I do notice that once the samples are pushed well into the elastic range, values seem to average out as indicated by the convergence of the two curves.

If you consider the possibility of one datapoint being out of range, the graphs could be seen as having the proportional limit somewhat close to each other @ .63%
« Last Edit: March 06, 2021, 02:01:54 am by willie »

Offline Selfbowman

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Re: Is the early wood the weak link to cause set?
« Reply #356 on: March 05, 2021, 09:35:59 pm »
This graph is interesting. At higher stresses, I am starting to see some trends comparing flat grain to edge grain test samples. Edge grain has higher elastic modulus and better consistency than flat grain, but the edge grain samples do start taking a greater amount of short term and long term set at lower stresses than the Flat grain. Any ideas on why this might happen?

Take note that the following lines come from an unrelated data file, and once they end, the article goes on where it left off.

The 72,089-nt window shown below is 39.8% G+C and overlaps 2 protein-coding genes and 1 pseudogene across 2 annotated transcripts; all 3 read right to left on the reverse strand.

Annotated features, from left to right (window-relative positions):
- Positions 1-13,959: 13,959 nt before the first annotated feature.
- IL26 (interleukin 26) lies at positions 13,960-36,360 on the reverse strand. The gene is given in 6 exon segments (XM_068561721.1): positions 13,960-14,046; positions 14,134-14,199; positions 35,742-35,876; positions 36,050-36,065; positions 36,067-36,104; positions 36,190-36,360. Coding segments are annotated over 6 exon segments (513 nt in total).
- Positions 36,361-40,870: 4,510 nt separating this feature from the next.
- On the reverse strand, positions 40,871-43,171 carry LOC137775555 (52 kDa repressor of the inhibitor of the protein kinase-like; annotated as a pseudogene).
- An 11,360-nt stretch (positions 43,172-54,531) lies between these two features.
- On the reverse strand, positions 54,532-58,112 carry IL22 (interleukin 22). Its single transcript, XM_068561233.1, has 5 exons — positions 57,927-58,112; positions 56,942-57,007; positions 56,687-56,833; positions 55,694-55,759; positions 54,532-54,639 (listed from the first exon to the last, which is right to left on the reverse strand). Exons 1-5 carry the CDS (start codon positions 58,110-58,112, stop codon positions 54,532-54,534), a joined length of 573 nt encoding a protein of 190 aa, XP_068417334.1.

The early wood comes all the way to the surface of the back with edge grain. Instead of one continuous ring on the back. While the edge grain is stiffer like a I beam. I bet this as a complex composite would be a awesome bow.
Well I'll say!!  Osage is king!!

Offline mmattockx

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Re: Is the early wood the weak link to cause set?
« Reply #357 on: March 06, 2021, 12:09:44 am »
Edge grain has higher elastic modulus and better consistency than flat grain, but the edge grain samples do start taking a greater amount of short term and long term set at lower stresses than the Flat grain. Any ideas on why this might happen?

My thoughts: